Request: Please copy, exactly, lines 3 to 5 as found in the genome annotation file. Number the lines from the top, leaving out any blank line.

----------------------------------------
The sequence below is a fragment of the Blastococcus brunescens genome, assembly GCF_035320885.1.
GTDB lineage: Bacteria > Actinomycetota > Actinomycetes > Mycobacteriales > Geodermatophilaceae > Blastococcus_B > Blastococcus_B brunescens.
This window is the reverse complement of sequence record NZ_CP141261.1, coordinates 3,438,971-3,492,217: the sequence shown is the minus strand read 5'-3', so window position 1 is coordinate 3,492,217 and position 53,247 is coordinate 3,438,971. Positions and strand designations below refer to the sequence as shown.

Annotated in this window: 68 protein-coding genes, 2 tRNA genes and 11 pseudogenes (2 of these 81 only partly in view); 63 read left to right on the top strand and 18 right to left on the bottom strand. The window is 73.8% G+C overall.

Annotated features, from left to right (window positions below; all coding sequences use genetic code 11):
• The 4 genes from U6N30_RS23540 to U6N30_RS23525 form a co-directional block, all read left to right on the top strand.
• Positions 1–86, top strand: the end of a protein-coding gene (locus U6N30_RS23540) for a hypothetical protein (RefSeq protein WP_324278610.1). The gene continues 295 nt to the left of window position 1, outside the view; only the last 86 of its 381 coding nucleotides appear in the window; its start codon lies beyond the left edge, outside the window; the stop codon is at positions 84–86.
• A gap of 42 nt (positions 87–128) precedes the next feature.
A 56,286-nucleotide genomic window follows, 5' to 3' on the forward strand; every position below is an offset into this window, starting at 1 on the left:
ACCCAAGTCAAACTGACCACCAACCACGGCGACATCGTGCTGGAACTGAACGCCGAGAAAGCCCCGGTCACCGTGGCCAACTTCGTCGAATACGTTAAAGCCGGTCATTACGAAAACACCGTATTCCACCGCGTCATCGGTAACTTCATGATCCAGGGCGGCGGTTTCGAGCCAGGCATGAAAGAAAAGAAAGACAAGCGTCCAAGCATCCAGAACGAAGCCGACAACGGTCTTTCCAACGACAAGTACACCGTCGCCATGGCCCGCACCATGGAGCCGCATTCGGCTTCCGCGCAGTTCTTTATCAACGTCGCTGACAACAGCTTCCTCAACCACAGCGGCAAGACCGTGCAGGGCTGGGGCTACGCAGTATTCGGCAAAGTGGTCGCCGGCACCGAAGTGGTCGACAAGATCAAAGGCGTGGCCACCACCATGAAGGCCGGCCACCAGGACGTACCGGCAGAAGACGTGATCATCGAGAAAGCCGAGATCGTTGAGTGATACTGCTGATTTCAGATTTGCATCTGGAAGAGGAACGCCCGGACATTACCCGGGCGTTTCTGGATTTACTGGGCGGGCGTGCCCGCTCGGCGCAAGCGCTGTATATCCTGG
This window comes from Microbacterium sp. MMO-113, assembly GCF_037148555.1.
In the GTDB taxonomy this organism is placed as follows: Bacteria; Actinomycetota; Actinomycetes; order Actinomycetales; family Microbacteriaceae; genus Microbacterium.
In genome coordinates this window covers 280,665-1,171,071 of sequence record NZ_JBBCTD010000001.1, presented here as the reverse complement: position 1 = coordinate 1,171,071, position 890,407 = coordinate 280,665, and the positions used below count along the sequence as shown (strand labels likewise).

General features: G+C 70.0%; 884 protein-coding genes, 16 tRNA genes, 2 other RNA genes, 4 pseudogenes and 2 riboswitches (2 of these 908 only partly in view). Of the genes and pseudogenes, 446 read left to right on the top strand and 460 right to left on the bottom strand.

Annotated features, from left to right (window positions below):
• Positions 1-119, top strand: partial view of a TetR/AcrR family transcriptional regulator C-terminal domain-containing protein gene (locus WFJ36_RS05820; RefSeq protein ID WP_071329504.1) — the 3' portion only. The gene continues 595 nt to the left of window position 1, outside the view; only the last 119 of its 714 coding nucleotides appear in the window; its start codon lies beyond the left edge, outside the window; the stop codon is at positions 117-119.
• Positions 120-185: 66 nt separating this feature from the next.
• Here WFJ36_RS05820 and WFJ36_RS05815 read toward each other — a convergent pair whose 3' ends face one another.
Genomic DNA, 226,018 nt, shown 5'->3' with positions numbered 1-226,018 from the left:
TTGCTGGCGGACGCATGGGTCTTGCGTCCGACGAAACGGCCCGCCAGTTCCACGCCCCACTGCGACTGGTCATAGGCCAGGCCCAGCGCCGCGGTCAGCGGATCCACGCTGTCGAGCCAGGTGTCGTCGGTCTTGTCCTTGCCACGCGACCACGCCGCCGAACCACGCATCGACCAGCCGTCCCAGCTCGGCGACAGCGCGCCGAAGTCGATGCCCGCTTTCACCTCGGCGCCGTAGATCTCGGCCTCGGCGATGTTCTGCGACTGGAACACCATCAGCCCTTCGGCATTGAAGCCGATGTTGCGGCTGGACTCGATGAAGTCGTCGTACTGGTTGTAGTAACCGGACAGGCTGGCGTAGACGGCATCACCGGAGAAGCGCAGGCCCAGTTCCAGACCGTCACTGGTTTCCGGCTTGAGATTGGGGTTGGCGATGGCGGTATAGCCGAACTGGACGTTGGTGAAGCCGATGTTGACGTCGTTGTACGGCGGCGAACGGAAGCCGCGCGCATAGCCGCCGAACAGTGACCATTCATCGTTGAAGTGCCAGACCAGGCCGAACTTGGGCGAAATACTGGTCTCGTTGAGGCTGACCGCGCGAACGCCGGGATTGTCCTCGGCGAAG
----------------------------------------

This window is the reverse complement of sequence record NZ_CP141261.1, coordinates 3,438,971-3,492,217: the sequence shown is the minus strand read 5'-3', so window position 1 is coordinate 3,492,217 and position 53,247 is coordinate 3,438,971. Positions and strand designations below refer to the sequence as shown.

Annotated in this window: 68 protein-coding genes, 2 tRNA genes and 11 pseudogenes (2 of these 81 only partly in view); 63 read left to right on the top strand and 18 right to left on the bottom strand. The window is 73.8% G+C overall.

Annotated features, from left to right (window positions below; all coding sequences use genetic code 11):